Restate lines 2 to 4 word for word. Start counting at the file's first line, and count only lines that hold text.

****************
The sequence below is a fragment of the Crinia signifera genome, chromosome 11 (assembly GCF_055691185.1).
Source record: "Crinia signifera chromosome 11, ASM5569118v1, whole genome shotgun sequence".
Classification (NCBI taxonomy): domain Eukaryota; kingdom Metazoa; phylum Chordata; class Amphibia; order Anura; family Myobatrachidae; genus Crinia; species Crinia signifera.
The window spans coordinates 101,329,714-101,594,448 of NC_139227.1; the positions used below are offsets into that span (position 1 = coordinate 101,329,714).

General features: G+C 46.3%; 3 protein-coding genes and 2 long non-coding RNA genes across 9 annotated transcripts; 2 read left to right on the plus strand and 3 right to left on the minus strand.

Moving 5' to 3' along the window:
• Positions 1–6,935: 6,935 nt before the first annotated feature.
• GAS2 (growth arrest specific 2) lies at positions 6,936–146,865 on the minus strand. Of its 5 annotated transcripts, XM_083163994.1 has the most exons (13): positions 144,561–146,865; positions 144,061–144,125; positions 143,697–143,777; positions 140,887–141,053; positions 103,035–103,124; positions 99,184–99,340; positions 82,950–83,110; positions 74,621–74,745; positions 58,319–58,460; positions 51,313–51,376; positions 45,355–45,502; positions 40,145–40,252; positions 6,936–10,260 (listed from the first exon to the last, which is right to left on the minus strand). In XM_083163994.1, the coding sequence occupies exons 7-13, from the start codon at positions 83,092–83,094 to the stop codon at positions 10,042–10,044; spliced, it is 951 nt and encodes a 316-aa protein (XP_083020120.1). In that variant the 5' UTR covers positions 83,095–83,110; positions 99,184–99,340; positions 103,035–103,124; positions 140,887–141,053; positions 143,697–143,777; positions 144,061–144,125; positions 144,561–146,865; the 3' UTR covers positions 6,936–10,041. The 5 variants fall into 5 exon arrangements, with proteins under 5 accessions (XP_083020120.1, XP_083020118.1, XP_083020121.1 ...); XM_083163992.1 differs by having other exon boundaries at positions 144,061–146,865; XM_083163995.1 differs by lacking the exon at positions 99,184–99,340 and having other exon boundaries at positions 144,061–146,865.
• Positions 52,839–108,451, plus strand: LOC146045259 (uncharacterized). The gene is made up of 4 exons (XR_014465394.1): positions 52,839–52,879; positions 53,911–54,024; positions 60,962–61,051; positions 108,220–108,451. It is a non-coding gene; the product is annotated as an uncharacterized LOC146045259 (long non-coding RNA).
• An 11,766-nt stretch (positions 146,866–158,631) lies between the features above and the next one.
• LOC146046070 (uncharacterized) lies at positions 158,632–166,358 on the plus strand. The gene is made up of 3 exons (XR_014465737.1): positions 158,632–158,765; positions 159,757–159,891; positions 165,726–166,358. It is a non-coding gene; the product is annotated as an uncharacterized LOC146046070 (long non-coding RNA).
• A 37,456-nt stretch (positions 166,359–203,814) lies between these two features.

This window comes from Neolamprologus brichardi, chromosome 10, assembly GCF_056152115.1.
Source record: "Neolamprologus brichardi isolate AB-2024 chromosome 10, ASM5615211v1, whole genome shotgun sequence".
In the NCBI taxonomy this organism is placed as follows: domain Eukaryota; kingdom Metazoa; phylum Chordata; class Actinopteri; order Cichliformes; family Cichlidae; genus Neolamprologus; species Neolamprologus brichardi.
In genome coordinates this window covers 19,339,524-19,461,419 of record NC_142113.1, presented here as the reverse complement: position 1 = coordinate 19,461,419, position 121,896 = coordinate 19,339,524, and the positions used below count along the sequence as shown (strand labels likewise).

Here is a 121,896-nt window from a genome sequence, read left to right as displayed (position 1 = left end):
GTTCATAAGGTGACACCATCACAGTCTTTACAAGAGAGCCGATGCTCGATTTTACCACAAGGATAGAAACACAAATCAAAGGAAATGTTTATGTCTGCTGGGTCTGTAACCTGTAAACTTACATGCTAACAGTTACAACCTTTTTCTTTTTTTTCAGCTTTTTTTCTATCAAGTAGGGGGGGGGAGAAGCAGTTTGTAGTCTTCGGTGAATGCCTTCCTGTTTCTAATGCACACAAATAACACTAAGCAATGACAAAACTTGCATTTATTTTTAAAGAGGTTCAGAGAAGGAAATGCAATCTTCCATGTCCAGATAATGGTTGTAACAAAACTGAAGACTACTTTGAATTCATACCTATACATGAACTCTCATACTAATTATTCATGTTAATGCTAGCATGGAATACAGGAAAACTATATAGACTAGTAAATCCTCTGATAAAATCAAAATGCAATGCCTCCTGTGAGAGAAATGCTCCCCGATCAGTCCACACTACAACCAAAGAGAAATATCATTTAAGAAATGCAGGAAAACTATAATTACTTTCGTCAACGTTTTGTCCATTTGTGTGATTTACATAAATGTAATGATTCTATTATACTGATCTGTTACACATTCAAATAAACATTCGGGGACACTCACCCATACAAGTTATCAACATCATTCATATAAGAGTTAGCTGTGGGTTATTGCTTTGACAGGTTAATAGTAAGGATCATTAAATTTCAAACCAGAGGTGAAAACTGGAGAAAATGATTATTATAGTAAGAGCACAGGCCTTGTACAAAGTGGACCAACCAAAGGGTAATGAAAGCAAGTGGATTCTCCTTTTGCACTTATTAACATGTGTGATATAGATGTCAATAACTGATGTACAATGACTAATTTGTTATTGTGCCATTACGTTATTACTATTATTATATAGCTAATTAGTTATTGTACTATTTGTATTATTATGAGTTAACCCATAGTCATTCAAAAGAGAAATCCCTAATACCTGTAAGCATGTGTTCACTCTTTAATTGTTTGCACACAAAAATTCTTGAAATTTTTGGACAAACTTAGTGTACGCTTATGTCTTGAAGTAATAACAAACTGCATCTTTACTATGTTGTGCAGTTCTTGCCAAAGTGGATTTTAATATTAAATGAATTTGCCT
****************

Source record: "Crinia signifera chromosome 11, ASM5569118v1, whole genome shotgun sequence".
Classification (NCBI taxonomy): domain Eukaryota; kingdom Metazoa; phylum Chordata; class Amphibia; order Anura; family Myobatrachidae; genus Crinia; species Crinia signifera.
The window spans coordinates 101,329,714-101,594,448 of NC_139227.1; the positions used below are offsets into that span (position 1 = coordinate 101,329,714).